4. Anxiety only works because it causes discomfort. 


You only feel anxiety about things that matter. If you did not feel bad, you would not feel a push to do what's necessary to protect yourself. 

As you stretch yourself and succeed against obstacles, you can feel anxiety plummet—a kind of reward known as "negative reinforcement." Learning to function optimally means paying attention to the rise and fall of anxiety as we work with and through it, Dennis-Tiwary explains. 

To do this, instead of suppressing your anxiety by powering through, pause to tune into it. Consider it a signal rather than noise. 

What is your anxiety trying to communicate? Go through a mental checklist of what is bothering until you identify the source of your anxiety. Then she recommends taking a solution-oriented approach and watch your anxiety dissipate. 

In short, start using anxiety as a prompt for positive coping behaviors. 

[NB: At times the "message" is more noise than signal, i.e., a habitual worry without substance, note other experts. In those cases, let the thought go and pivot to something constructive. As the Zen proverb says, "You don't have to believe everything you think."] 


5. Don't confuse normal anxiety with anxiety disorders.


Anxiety is a normal, healthy emotion that ranges from low to high. It only becomes a disorder when it disrupts our ability to function at work or at home. In those cases, seek professional help. 

"Treating all anxiety as a disease hinders us from finding ways to manage and use anxiety to our advantage," Dennis-Tiwary observes. 

Accept that anxiety will pop up on your dissertation journey. It is part of being human. However, if you get curious about its message, you can start channeling anxiety to stay on track and create your best life in academia and beyond.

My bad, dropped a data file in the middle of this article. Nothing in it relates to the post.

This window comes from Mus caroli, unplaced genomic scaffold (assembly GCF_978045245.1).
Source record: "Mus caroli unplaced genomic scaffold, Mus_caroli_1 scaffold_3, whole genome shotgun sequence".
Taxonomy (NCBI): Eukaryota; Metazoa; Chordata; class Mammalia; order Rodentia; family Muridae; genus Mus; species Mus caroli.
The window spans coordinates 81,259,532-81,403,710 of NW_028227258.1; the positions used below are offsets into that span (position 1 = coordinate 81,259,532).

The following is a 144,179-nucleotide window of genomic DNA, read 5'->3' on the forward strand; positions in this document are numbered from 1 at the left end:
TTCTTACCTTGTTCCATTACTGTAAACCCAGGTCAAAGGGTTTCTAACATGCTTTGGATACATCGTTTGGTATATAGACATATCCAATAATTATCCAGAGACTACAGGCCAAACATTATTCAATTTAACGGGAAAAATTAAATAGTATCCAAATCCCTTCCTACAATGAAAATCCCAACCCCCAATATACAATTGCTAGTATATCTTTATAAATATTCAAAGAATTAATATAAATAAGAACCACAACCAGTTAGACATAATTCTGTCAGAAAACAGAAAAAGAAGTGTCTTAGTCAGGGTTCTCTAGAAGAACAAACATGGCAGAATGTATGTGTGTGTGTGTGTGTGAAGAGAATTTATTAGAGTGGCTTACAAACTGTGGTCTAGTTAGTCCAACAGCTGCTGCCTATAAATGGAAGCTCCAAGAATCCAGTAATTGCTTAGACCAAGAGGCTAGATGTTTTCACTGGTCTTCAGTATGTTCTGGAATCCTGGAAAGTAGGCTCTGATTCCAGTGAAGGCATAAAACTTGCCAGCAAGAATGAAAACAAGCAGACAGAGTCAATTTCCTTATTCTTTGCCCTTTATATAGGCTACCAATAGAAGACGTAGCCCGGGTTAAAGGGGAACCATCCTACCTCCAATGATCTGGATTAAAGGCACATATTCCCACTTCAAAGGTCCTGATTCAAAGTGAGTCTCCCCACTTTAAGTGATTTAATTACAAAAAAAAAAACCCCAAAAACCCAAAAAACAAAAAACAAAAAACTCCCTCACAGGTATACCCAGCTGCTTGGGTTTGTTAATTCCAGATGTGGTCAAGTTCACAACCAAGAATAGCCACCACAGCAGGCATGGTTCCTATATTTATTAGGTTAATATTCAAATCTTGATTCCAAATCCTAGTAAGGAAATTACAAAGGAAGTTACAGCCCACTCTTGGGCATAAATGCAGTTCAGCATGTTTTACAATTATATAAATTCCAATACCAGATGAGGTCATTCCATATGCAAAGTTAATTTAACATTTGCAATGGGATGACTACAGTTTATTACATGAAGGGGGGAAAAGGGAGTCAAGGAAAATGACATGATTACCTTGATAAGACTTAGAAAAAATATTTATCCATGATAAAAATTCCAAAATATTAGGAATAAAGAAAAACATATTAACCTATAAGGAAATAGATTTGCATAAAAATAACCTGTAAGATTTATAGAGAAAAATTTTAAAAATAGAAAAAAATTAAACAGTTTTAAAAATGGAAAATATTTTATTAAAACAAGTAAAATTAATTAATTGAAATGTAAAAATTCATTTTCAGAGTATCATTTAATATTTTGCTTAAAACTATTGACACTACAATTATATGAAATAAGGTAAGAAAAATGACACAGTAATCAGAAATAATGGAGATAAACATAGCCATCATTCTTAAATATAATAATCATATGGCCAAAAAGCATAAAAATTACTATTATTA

"Do what you can, with what you've got, where you are." ~ Theodore Roosevelt | Tweet this


Recommended Reading 

Tracy Dennis-Tiwary, Ph.D. (2022). Future Tense: Why Anxiety Is Good For You (Even Though It Feels Bad)



An accomplished coach, workshop leader, keynote speaker, and educator, Gayle earned her doctorate in social psychology from the University of New Hampshire. Her deep expertise in positive psychology allows her to help clients build their personal strengths, positive habits, and confidence to overcome procrastination, self-doubts and other blocks in order to reach vital academic and personal goals. In addition to editing the ABD Survival Guide, she contributed two chapters to the positive psychology anthology, Women's Paths to Happiness. Contact her at for coaching, presentations, and workshops on thriving in graduate school and beyond, and find free resources

BEN DEAN, Publisher, ABDSG
Ben holds a Ph.D. in psychology from the University of Texas at Austin. He began writing the ABDSG in 1997. Over the years, the ABDSG has published hundreds of articles and provided thousands of hours of pro bono coaching and teleworkshops to ABDs all over the world. Ben is also the founder of MentorCoach (, a virtual university focused on training accomplished professionals to become part-time or full-time coaches. You may wish to subscribe to the Coaching Toward Happiness eNewsletter! It's on applying the science of Positive Psychology to your work and life (131,000 readers). Ben lives in suburban Maryland with his wife, Janice, their two children, and Dusty, their Norwegian dwarf bunny.